Philip Lewis: "The best advice I've ever been given was to get a vasectomy"

A shot of Philip Lewis

Philip Lewis was playing a rock star called Snake Hips in a Rotterdam fringe theatre group when he met future Girl bandmate Gerry Laffy and decided to pursue the same role in real life. After spells with the New Torpedoes and Bernie Tormé’s Electric Gypsies, in 1987 singer Lewis relocated to America to join L.A. Guns. Now, after 14 years of acrimony, Lewis and Guns guitarist Tracii Guns are reunited on a new L.A. Guns album, aptly titled The Missing Peace.

Whereabouts in London were you born?

Queen Charlotte’s Hospital in Hammersmith. I had quite a Dickensian childhood. My mum died when I was young and I was raised by a wicked stepfather, who was sometimes away on Her Majesty’s Pleasure.

How did being privately educated affect how you became?

I was in boarding school from seven to sixteen. It was pretty isolating. Leaving school was pretty much the beginning of my life.

Could you have pursued an acting career?

The theatre group did ask me to stay on, but by that point music meant too much.

Girl were signed to Jet Records by the notorious Don Arden.

Yeah. At first, although we looked good, we were not a great band, but people were talking about us because I was spending time with [actress and future Bond girl] Britt Ekland. So Don gave us the ‘rich and famous’ contract: if you get famous, I get rich.

During an early club tour, Girl travelled in a white Rolls-Royce Silver Cloud belonging to Ekland. Did you use arrogance as a marketing tool?

Turning up at smelly pubs in a Roller? Of course we did. But the arrogance was a big show. We didn’t think we were that good. In fact, with the exception of Phil Collen [who went on to join Def Leppard], we were fucking terrible. The whole thing was a huge bluff.

How did you feel when Girl finally broke up, in 1982?

I was relieved. Girl was a poem, not an eight-part novel.

After trying again with the New Torpedoes and Bernie Tormé, you moved to the States to find stardom. Did that leave a sour taste?

Yeah. It was irresponsible of the British labels to not take a chance on [Tormé’s band] the Electric Gypsies. That was chickenshit of them. I had learned so much from Bernie but he was ready to fire me. He’d already spoken to [Quireboys singer] Spike about replacing me when I got the call from Tracii Guns.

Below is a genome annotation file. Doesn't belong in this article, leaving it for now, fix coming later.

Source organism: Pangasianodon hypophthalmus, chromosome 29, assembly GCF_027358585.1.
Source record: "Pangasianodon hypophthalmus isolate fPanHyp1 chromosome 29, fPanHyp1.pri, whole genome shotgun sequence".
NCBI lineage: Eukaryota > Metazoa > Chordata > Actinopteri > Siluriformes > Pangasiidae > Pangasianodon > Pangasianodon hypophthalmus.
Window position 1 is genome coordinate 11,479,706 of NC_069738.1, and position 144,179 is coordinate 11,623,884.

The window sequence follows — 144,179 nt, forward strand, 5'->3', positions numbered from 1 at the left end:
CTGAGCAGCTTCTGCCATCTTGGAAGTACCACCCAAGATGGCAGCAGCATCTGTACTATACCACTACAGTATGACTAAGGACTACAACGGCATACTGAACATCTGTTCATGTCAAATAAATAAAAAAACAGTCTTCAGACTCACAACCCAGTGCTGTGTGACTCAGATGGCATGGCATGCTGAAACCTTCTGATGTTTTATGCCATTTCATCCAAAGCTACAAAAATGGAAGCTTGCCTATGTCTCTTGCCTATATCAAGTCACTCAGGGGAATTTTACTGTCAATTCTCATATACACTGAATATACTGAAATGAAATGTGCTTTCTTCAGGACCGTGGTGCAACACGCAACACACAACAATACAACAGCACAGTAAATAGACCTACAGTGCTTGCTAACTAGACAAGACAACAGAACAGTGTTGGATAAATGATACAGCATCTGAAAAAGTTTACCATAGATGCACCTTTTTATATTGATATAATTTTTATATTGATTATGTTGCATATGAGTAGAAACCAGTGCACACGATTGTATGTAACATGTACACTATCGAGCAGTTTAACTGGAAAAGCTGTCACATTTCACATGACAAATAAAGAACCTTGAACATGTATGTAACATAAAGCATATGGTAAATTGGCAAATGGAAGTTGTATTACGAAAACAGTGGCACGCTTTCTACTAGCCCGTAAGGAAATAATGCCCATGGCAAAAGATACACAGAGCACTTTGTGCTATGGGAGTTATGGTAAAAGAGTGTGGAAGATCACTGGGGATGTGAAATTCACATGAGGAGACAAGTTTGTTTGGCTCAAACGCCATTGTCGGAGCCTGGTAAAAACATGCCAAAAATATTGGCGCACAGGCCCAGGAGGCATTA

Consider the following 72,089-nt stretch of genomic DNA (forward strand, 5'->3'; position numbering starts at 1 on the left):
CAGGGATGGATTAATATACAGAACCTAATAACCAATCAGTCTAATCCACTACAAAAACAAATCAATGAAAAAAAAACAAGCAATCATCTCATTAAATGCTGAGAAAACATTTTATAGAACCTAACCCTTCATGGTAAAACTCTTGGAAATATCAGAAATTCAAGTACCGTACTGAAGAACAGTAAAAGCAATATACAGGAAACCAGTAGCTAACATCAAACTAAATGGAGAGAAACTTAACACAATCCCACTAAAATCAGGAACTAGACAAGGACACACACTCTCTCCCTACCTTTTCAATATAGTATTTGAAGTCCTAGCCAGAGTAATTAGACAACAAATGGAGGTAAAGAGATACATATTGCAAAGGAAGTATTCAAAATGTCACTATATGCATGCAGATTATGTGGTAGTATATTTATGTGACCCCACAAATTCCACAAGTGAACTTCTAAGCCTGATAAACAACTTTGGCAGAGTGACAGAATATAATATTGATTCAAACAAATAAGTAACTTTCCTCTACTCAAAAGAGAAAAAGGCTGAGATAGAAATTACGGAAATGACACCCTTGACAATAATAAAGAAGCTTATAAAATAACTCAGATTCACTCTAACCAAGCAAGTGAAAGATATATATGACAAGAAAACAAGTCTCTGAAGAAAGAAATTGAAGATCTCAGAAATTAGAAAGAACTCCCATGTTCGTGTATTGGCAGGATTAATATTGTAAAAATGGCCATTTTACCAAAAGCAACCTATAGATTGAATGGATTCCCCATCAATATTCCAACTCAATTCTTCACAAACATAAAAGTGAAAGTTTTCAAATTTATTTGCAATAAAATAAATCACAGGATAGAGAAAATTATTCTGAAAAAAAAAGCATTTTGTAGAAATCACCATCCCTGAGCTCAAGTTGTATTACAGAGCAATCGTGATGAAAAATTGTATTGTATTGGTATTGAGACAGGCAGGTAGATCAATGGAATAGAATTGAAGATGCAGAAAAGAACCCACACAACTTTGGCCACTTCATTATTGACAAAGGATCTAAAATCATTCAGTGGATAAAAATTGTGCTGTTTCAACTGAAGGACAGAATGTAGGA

You later said: “When I joined L.A. Guns they so badly wanted to be Girl.”

Tracii, Izzy Stradlin and all of the Guns N’ Roses guys were big aficionados, which spoke volumes as those albums were import only in the States.

What’s the biggest misconception about you?

Some people assume I’m posh. But I don’t come from money. I’m a self-made man and my life has been a great adventure.

When L.A. Guns’ second album, Cocked And Loaded, sold half a million copies how did it change you?

Coming back to England with a gold record under my belt was a little bit of a ‘fuck you’.

Do you consider yourself to be English or American?

Great question. As of my last birthday [his 60th] I’ve spent more time in the States. I got a Yank passport in 2003 but I’m not interested in dual citizenship. Visiting [the UK] is lovely but I’m not coming back.

What can Philip Lewis do that nobody else can?

Get away with murder.

What’s the best advice you’ve been given?

To get a vasectomy. Being in a band, you need the snip. Having a kid that you don’t want can fuck up a career.

After more than a decade you’re working with Tracii again. Are you really reformed characters?

Yeah. Both of us are parents, and that changes people. We had a bad falling out, but it was so long ago that I’d forgotten what the problem was. Why hold a grudge for that long? We’re still the same brats, but the feud was stupid.

Which actor would you like to portray you in a film of your life?

[Instantly] Sean Connery. Or maybe a young Gary Oldman.

Do you believe in God?

I think there’s an afterlife. I’ve led a charmed life, because I understand the importance of charm. Ultimately one makes one’s own heaven or hell – you can choose.

What will be written on your tombstone?

I always used to say I would have ‘Loud, confident and wrong’. But now it would be ‘Loud, confident and right’.

The Missing Peace is released on October 13 via Frontiers Records.

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Dave Ling

Dave Ling was a co-founder of Classic Rock magazine. His words have appeared in a variety of music publications, including RAW, Kerrang!, Metal Hammer, Prog, Rock Candy, Fireworks and Sounds. Dave’s life was shaped in 1974 through the purchase of a copy of Sweet’s album ‘Sweet Fanny Adams’, along with early gig experiences from Status Quo, Rush, Iron Maiden, AC/DC, Yes and Queen. As a lifelong season ticket holder of Crystal Palace FC, he is completely incapable of uttering the word ‘Br***ton’.